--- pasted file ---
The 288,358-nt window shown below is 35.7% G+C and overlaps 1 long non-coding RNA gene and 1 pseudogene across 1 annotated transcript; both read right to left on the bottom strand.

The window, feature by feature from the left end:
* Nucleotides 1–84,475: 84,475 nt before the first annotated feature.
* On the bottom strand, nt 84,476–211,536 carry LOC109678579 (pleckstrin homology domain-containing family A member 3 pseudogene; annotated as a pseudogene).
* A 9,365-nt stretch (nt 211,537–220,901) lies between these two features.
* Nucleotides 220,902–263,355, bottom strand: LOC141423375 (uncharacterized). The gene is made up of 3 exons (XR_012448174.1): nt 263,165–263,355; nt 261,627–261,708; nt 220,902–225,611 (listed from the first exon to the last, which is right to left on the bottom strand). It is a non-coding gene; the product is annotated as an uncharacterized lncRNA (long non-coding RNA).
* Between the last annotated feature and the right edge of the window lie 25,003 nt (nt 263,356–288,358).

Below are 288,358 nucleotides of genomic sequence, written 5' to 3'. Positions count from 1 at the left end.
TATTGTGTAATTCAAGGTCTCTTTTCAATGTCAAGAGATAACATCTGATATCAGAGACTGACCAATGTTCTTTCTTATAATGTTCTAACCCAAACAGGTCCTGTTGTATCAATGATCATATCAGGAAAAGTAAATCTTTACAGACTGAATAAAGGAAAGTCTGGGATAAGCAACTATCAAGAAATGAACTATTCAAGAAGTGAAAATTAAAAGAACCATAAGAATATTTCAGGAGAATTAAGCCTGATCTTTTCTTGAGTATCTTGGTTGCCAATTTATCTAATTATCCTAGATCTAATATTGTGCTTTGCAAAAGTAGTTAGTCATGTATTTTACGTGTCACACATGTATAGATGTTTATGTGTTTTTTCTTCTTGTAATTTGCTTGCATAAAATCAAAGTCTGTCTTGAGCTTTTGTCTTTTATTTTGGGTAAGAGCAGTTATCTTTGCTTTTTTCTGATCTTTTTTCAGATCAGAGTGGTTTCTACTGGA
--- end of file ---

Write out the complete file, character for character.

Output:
The 288,358-nt window shown below is 35.7% G+C and overlaps 1 long non-coding RNA gene and 1 pseudogene across 1 annotated transcript; both read right to left on the bottom strand.

The window, feature by feature from the left end:
* Nucleotides 1–84,475: 84,475 nt before the first annotated feature.
* On the bottom strand, nt 84,476–211,536 carry LOC109678579 (pleckstrin homology domain-containing family A member 3 pseudogene; annotated as a pseudogene).
* A 9,365-nt stretch (nt 211,537–220,901) lies between these two features.
* Nucleotides 220,902–263,355, bottom strand: LOC141423375 (uncharacterized). The gene is made up of 3 exons (XR_012448174.1): nt 263,165–263,355; nt 261,627–261,708; nt 220,902–225,611 (listed from the first exon to the last, which is right to left on the bottom strand). It is a non-coding gene; the product is annotated as an uncharacterized lncRNA (long non-coding RNA).
* Between the last annotated feature and the right edge of the window lie 25,003 nt (nt 263,356–288,358).

Below are 288,358 nucleotides of genomic sequence, written 5' to 3'. Positions count from 1 at the left end.
TATTGTGTAATTCAAGGTCTCTTTTCAATGTCAAGAGATAACATCTGATATCAGAGACTGACCAATGTTCTTTCTTATAATGTTCTAACCCAAACAGGTCCTGTTGTATCAATGATCATATCAGGAAAAGTAAATCTTTACAGACTGAATAAAGGAAAGTCTGGGATAAGCAACTATCAAGAAATGAACTATTCAAGAAGTGAAAATTAAAAGAACCATAAGAATATTTCAGGAGAATTAAGCCTGATCTTTTCTTGAGTATCTTGGTTGCCAATTTATCTAATTATCCTAGATCTAATATTGTGCTTTGCAAAAGTAGTTAGTCATGTATTTTACGTGTCACACATGTATAGATGTTTATGTGTTTTTTCTTCTTGTAATTTGCTTGCATAAAATCAAAGTCTGTCTTGAGCTTTTGTCTTTTATTTTGGGTAAGAGCAGTTATCTTTGCTTTTTTCTGATCTTTTTTCAGATCAGAGTGGTTTCTACTGGA